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We’ve been thinking about how the recent Supreme Court decision in Kernott v Jones on the law that applies to people living together might affect the way we might work in practice as family lawyers (for more details on that decision see our previous post). The key concept of the decision in this case was that where the unmarried/not civilly partnered cohabiting couple whose relationship has broken down, have agreed that their interests in a property should change because of things that happen either at the time of purchase or afterwards, but don’t work out the shares to which they are entitled after the change, the court can step in and consider all of the circumstances to decide what shares are fair.

We’re all quite used to the concept of fairness in family law because we’ve known for a few years that a division of matrimonial/civil partnership assets on divorce/dissolution must be fair. However, this is the first time that the concept of fairness has been allowed to play a full part in the resolution of disputes between cohabitants, where there is no specific, tailored framework of law regulating how differences are settled. Even after this judgment it is still necessary to use strict property law concepts for cohabitation disputes, but we can celebrate the fact that the court has recognised that the particular characteristics of an intimate personal relationship mean that there is a greater role for it to play in assessing what should be the end result, as distinct from its role in determining the outcome of a disputed commercial property transaction, for example.

On the other hand, it’s important also to recognise that the court’s concept of fairness doesn’t always chime with the ordinary man or woman on the street. This doesn’t necessarily mean it’s wrong, of course, but such a subjective concept is always going to invite debate.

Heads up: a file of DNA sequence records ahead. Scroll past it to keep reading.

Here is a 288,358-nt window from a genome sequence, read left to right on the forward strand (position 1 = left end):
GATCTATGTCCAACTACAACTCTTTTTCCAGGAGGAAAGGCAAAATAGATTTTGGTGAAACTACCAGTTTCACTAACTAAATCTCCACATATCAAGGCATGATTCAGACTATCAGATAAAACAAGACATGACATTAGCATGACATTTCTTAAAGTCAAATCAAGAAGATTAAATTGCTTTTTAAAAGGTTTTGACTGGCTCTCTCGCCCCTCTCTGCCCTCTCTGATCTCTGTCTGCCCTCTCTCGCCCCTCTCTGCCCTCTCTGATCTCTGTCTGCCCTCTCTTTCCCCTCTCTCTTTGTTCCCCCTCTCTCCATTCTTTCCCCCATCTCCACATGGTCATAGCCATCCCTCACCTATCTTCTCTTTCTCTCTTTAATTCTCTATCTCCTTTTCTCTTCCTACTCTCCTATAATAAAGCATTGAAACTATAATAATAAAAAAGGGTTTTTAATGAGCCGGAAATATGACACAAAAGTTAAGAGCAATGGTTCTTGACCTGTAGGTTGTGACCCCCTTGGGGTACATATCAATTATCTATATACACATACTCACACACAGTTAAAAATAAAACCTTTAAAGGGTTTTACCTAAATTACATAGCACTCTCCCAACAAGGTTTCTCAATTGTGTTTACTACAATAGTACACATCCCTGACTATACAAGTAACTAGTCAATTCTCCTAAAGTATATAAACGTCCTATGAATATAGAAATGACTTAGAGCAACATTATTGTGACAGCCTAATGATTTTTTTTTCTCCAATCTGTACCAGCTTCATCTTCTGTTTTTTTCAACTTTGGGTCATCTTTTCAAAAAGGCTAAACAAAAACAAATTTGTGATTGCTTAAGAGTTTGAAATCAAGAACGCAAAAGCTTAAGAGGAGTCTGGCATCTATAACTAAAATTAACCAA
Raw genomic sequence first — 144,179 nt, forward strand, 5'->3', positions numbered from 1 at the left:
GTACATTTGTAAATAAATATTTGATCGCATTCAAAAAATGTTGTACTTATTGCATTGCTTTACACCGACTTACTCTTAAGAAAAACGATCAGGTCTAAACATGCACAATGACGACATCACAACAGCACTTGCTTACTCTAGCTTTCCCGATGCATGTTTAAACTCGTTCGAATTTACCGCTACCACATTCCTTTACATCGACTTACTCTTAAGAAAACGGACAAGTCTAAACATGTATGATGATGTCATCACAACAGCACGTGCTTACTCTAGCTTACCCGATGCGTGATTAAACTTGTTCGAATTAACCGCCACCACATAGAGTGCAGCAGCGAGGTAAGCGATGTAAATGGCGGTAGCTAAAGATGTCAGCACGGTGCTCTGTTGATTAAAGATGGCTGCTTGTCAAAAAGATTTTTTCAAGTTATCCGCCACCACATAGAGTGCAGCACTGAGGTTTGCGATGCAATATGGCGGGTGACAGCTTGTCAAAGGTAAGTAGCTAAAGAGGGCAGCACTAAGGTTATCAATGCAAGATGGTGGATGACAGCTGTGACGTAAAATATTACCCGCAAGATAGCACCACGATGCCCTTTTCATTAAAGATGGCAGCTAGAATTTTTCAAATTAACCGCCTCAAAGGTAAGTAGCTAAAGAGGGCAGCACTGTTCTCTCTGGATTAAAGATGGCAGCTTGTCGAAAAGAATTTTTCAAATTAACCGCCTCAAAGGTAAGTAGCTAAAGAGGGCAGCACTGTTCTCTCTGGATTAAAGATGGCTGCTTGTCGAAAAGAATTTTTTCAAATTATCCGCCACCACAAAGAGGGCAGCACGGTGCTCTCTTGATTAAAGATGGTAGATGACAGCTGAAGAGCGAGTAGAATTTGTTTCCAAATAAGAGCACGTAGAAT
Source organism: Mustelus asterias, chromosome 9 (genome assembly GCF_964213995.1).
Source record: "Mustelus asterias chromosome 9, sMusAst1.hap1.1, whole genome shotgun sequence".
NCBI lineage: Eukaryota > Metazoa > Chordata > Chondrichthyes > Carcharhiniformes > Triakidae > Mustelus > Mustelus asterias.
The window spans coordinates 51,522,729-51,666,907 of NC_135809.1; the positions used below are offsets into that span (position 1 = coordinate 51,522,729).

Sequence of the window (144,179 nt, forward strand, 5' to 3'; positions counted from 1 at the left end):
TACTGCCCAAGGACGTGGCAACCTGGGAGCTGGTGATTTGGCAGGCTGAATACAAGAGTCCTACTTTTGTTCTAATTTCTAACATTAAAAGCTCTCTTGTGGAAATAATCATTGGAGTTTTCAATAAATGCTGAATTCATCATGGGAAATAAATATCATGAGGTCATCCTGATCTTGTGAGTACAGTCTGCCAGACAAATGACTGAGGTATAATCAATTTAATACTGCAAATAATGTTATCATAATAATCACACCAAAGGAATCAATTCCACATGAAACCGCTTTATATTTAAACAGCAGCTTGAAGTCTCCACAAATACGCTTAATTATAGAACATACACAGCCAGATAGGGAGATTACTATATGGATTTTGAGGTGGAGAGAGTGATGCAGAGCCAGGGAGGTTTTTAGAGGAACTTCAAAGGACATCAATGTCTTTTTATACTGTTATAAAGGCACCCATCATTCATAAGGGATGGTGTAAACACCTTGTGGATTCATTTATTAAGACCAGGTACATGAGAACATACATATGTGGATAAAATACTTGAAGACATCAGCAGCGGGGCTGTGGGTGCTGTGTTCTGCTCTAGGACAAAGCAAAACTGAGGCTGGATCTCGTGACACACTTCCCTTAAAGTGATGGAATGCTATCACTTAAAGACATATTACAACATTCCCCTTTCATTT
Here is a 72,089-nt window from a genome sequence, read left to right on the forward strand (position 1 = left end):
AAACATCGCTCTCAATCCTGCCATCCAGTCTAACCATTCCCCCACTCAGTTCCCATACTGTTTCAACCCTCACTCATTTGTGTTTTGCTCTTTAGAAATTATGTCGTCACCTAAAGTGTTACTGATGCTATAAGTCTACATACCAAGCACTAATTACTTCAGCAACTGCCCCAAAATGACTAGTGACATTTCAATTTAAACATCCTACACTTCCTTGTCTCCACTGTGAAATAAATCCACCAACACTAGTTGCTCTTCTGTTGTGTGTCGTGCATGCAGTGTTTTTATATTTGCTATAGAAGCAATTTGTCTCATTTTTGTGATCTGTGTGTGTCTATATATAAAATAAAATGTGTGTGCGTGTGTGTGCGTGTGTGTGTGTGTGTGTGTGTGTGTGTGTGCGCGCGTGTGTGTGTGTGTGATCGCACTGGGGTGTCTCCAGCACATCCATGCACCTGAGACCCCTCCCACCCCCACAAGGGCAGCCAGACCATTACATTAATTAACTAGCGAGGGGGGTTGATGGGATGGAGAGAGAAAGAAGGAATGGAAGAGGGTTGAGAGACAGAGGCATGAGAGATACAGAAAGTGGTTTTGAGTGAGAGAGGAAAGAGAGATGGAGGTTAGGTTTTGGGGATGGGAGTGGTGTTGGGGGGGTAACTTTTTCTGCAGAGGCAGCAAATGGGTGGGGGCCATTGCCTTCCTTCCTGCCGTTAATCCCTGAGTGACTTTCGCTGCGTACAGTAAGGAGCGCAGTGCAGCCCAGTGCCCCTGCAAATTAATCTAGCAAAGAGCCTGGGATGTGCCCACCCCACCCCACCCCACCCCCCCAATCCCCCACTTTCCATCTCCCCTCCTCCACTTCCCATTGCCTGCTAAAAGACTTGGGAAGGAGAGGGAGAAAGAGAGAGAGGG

So we wonder if now there will be more interest in using mediation for disagreements between former cohabitants. Previously, people involved in these disputes may have been reluctant to try to mediate a settlement between them because they might have known that the court had very little discretion in its judgment: the outcome would simply be a question of what the evidence pointed to, rather than a subjective evaluation of the surrounding circumstances. Now we have an element of fairness to work with, we hope that it will encourage people to work towards their own concept of fairness, where appropriate, rather than letting the courts impose one. Mediation can help by providing a neutral arena with an expert, impartial third party who can assist with discussions and facilitate the people involved finding a solution that works for them. So it can be your fair solution, and not the court’s. Fairness, as always, is in the eye of the beholder.

We do of course accept that the circumstances in which the court can justify imposing the “fair” solution the Supreme Court discussed are limited for cohabiting couples, and that the decision could do nothing to affect the wider matters of cohabitation policy that the government has recently said it will not have time to look at in this parliament. Still, the Supreme Court has provided a chink of light, and it’s one we should focus on. We do believe that the concept of fairness may well improve outcomes for those economically disadvantaged when a cohabiting relationship ends; greater prominence for mediation as a process for resolving these disputes could enhance those outcomes, at a lower financial and emotional cost than the court process. Whose concept of fairness would you want to apply to you?

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